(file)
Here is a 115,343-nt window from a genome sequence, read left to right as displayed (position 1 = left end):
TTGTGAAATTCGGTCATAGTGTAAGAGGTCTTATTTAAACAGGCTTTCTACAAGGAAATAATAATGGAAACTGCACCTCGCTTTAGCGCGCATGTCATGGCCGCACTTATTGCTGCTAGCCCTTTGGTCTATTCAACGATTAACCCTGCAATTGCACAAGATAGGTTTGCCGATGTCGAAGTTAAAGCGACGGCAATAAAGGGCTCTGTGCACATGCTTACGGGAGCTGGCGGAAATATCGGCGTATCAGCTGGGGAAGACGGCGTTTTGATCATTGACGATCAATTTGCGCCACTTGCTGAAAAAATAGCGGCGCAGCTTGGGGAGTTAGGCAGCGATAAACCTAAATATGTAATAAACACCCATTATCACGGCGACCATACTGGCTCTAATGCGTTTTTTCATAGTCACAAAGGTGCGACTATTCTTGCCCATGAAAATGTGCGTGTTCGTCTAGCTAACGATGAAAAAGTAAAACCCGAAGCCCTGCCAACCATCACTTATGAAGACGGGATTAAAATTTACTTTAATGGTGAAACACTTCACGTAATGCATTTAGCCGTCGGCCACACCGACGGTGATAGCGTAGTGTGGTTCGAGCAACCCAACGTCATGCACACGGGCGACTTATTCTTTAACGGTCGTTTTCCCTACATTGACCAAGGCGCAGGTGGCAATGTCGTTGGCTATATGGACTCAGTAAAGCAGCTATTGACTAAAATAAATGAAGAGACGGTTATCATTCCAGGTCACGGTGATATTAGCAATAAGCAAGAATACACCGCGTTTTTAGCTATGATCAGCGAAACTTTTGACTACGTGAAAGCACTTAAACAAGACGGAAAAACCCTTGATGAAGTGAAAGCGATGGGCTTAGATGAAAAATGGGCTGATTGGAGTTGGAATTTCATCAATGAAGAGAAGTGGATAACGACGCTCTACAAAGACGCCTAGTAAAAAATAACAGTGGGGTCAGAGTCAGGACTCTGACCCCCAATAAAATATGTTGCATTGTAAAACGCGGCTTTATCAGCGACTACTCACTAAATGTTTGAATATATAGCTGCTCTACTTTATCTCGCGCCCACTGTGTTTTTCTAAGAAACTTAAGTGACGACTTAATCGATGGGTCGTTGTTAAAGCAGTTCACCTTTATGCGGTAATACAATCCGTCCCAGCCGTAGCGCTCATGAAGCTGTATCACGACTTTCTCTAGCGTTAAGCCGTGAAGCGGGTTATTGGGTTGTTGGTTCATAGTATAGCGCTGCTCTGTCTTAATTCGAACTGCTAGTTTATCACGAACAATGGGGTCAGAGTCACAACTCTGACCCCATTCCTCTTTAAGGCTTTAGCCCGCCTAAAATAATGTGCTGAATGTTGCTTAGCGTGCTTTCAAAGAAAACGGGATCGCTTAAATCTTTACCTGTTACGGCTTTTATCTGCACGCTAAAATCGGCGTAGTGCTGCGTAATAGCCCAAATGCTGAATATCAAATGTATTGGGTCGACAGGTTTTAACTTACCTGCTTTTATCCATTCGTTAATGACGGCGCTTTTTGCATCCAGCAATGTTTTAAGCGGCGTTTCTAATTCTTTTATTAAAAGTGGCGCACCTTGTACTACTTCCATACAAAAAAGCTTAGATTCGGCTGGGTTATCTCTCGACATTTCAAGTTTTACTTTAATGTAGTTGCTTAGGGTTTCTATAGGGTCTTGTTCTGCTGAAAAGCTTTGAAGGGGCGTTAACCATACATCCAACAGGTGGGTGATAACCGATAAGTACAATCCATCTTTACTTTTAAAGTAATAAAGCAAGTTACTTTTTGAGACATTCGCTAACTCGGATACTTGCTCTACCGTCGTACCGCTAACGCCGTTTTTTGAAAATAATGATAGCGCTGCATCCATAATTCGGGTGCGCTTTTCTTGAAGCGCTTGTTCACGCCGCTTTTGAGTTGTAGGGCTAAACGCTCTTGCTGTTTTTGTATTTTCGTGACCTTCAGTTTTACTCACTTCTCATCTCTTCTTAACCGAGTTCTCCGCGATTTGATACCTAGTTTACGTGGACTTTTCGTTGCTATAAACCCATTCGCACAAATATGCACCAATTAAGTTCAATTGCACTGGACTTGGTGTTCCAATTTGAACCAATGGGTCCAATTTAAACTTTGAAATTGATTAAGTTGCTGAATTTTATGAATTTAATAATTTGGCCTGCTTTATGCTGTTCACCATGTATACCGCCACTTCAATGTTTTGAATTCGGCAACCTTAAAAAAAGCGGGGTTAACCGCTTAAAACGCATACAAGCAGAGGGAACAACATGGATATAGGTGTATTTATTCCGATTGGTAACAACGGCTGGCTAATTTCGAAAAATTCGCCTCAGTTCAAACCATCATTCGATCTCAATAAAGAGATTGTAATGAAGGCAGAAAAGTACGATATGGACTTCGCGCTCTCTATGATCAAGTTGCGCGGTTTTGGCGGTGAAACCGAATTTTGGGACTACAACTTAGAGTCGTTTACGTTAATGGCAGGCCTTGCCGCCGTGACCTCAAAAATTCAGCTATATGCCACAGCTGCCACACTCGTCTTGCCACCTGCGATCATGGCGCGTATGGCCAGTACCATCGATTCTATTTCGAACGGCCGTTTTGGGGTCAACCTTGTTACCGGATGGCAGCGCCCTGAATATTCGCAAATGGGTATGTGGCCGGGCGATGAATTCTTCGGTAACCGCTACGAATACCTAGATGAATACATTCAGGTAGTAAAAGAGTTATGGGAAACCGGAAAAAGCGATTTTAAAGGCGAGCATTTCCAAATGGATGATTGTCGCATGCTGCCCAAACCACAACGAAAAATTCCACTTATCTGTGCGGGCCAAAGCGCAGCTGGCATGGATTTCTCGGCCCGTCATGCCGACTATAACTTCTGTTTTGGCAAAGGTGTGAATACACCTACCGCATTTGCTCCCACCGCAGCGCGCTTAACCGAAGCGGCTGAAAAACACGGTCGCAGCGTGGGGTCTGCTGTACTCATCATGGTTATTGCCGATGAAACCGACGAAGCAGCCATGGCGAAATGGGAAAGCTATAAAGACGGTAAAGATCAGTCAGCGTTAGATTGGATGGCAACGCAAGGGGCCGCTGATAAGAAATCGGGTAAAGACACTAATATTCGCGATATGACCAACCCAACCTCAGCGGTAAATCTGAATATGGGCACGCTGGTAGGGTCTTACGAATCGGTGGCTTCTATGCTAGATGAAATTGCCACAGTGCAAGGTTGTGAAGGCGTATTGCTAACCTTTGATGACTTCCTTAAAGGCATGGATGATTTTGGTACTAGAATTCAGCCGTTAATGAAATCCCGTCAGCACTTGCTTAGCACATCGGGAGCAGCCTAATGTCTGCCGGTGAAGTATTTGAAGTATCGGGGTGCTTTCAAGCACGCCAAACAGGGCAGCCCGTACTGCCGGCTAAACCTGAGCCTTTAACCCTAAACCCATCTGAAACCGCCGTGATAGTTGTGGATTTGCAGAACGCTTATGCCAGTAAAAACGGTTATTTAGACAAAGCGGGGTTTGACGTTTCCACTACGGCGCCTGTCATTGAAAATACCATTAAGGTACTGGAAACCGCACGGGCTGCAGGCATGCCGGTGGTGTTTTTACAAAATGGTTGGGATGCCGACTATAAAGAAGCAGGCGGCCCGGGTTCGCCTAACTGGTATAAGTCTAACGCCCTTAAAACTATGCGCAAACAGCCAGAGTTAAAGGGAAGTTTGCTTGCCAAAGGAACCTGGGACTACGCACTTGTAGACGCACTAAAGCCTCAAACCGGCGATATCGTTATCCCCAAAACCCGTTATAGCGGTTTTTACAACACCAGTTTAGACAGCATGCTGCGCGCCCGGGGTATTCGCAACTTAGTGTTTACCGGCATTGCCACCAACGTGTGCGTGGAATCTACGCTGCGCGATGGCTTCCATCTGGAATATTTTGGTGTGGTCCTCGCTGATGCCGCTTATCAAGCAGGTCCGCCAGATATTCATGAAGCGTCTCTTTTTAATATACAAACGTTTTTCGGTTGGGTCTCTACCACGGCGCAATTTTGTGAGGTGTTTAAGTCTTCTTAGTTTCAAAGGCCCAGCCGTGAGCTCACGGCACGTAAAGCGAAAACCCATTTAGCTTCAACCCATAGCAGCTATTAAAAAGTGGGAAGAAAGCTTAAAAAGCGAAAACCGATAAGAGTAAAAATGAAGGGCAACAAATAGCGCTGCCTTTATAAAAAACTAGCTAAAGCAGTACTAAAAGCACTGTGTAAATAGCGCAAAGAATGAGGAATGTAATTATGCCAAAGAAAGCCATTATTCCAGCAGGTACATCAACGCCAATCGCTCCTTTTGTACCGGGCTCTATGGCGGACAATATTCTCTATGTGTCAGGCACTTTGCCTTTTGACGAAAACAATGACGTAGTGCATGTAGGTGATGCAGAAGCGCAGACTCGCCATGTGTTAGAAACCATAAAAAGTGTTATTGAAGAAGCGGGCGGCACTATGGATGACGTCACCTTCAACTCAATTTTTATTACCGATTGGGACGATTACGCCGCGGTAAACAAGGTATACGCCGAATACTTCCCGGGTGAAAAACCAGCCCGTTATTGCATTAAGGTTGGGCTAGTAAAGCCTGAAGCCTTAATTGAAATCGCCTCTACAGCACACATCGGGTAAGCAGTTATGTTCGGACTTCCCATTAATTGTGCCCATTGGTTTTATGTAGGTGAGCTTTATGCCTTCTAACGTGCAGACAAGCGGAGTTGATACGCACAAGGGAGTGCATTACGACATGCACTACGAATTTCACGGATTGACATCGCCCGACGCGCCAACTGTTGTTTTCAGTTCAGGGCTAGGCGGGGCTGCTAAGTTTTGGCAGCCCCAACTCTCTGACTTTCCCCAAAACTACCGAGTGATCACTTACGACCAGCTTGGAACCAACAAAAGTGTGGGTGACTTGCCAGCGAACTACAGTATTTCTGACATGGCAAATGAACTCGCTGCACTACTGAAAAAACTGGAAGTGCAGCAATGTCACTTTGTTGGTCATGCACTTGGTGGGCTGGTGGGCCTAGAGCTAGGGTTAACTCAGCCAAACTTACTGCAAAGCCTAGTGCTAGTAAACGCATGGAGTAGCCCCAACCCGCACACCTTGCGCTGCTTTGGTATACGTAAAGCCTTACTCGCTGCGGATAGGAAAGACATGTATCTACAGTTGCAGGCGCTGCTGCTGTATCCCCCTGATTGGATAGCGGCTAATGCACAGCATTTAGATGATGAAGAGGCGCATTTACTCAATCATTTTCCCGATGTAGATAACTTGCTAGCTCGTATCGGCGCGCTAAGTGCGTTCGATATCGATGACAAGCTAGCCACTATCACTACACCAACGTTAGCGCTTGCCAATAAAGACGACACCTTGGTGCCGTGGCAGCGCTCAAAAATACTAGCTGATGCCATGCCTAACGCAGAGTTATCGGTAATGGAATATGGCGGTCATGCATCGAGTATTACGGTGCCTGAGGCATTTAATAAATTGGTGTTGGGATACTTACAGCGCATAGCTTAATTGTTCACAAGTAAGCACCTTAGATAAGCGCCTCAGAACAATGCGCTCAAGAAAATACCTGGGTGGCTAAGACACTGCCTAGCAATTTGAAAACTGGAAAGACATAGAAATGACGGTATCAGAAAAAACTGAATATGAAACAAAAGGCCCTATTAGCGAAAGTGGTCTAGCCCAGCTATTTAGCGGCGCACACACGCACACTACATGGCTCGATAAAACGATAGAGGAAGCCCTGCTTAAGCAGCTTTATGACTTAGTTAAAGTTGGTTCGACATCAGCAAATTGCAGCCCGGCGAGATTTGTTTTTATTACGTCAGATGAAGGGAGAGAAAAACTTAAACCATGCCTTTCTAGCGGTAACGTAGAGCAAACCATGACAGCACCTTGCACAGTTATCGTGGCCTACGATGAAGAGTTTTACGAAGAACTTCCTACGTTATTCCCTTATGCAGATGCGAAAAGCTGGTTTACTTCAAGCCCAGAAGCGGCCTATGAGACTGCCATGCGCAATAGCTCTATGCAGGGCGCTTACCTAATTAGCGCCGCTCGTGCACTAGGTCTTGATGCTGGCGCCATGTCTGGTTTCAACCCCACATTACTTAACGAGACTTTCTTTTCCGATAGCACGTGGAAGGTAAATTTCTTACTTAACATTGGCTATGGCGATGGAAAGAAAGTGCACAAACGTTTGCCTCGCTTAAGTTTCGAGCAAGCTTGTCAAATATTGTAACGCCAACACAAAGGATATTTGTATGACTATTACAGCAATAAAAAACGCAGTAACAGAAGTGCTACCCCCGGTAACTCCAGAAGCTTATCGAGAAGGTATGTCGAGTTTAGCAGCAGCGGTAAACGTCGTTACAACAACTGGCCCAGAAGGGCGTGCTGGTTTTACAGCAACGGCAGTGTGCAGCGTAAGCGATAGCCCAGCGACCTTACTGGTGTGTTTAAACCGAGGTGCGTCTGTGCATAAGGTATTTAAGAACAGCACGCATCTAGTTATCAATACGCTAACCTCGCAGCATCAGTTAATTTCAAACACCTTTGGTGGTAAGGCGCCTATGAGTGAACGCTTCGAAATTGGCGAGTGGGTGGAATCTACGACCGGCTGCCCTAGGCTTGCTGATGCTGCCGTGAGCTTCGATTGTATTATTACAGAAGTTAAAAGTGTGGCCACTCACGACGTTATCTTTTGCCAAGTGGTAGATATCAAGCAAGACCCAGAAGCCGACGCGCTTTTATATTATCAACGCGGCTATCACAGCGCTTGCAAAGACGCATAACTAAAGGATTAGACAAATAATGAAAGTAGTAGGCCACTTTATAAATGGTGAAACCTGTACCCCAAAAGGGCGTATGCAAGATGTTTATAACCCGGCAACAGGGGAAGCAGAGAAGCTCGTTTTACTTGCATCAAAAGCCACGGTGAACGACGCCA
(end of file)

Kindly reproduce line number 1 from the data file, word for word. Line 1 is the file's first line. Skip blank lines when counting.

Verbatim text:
Here is a 115,343-nt window from a genome sequence, read left to right as displayed (position 1 = left end):